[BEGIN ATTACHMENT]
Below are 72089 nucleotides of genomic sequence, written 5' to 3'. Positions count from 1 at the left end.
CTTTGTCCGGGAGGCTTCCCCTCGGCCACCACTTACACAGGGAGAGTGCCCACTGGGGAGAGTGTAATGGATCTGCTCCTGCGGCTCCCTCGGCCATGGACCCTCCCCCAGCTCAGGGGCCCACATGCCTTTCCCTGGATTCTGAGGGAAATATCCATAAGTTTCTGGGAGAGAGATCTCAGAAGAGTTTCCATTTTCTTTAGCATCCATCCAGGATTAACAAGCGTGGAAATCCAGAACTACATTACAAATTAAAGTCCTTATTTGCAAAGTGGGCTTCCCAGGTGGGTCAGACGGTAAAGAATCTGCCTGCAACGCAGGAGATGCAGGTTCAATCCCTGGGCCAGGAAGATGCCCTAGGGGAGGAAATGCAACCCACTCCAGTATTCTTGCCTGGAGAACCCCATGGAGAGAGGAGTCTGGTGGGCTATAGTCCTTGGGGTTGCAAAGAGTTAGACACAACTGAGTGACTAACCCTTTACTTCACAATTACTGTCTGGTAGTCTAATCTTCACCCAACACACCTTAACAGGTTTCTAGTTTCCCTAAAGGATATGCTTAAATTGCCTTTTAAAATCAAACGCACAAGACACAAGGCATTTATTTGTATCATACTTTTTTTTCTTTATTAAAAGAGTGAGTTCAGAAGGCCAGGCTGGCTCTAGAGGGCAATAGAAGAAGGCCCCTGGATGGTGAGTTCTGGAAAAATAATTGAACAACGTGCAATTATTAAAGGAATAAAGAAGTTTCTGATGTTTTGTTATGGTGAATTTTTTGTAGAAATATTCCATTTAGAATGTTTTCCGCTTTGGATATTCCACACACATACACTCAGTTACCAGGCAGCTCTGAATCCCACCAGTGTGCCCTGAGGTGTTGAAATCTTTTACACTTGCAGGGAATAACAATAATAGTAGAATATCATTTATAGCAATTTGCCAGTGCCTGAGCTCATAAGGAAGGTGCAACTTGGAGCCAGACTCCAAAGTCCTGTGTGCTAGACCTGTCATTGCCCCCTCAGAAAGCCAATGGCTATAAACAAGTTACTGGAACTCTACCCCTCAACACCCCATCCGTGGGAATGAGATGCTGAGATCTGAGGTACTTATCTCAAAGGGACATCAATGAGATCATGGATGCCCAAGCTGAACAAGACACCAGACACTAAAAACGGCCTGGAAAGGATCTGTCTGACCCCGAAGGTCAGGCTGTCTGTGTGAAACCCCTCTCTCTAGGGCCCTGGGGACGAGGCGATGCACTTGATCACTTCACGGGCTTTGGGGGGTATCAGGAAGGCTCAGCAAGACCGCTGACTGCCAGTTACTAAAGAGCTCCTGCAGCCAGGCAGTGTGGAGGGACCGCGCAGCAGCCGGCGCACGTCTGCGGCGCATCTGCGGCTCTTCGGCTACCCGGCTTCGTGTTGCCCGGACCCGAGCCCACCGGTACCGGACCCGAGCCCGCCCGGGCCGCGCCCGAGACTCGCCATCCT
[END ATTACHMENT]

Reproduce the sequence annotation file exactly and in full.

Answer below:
Below are 72089 nucleotides of genomic sequence, written 5' to 3'. Positions count from 1 at the left end.
CTTTGTCCGGGAGGCTTCCCCTCGGCCACCACTTACACAGGGAGAGTGCCCACTGGGGAGAGTGTAATGGATCTGCTCCTGCGGCTCCCTCGGCCATGGACCCTCCCCCAGCTCAGGGGCCCACATGCCTTTCCCTGGATTCTGAGGGAAATATCCATAAGTTTCTGGGAGAGAGATCTCAGAAGAGTTTCCATTTTCTTTAGCATCCATCCAGGATTAACAAGCGTGGAAATCCAGAACTACATTACAAATTAAAGTCCTTATTTGCAAAGTGGGCTTCCCAGGTGGGTCAGACGGTAAAGAATCTGCCTGCAACGCAGGAGATGCAGGTTCAATCCCTGGGCCAGGAAGATGCCCTAGGGGAGGAAATGCAACCCACTCCAGTATTCTTGCCTGGAGAACCCCATGGAGAGAGGAGTCTGGTGGGCTATAGTCCTTGGGGTTGCAAAGAGTTAGACACAACTGAGTGACTAACCCTTTACTTCACAATTACTGTCTGGTAGTCTAATCTTCACCCAACACACCTTAACAGGTTTCTAGTTTCCCTAAAGGATATGCTTAAATTGCCTTTTAAAATCAAACGCACAAGACACAAGGCATTTATTTGTATCATACTTTTTTTTCTTTATTAAAAGAGTGAGTTCAGAAGGCCAGGCTGGCTCTAGAGGGCAATAGAAGAAGGCCCCTGGATGGTGAGTTCTGGAAAAATAATTGAACAACGTGCAATTATTAAAGGAATAAAGAAGTTTCTGATGTTTTGTTATGGTGAATTTTTTGTAGAAATATTCCATTTAGAATGTTTTCCGCTTTGGATATTCCACACACATACACTCAGTTACCAGGCAGCTCTGAATCCCACCAGTGTGCCCTGAGGTGTTGAAATCTTTTACACTTGCAGGGAATAACAATAATAGTAGAATATCATTTATAGCAATTTGCCAGTGCCTGAGCTCATAAGGAAGGTGCAACTTGGAGCCAGACTCCAAAGTCCTGTGTGCTAGACCTGTCATTGCCCCCTCAGAAAGCCAATGGCTATAAACAAGTTACTGGAACTCTACCCCTCAACACCCCATCCGTGGGAATGAGATGCTGAGATCTGAGGTACTTATCTCAAAGGGACATCAATGAGATCATGGATGCCCAAGCTGAACAAGACACCAGACACTAAAAACGGCCTGGAAAGGATCTGTCTGACCCCGAAGGTCAGGCTGTCTGTGTGAAACCCCTCTCTCTAGGGCCCTGGGGACGAGGCGATGCACTTGATCACTTCACGGGCTTTGGGGGGTATCAGGAAGGCTCAGCAAGACCGCTGACTGCCAGTTACTAAAGAGCTCCTGCAGCCAGGCAGTGTGGAGGGACCGCGCAGCAGCCGGCGCACGTCTGCGGCGCATCTGCGGCTCTTCGGCTACCCGGCTTCGTGTTGCCCGGACCCGAGCCCACCGGTACCGGACCCGAGCCCGCCCGGGCCGCGCCCGAGACTCGCCATCCT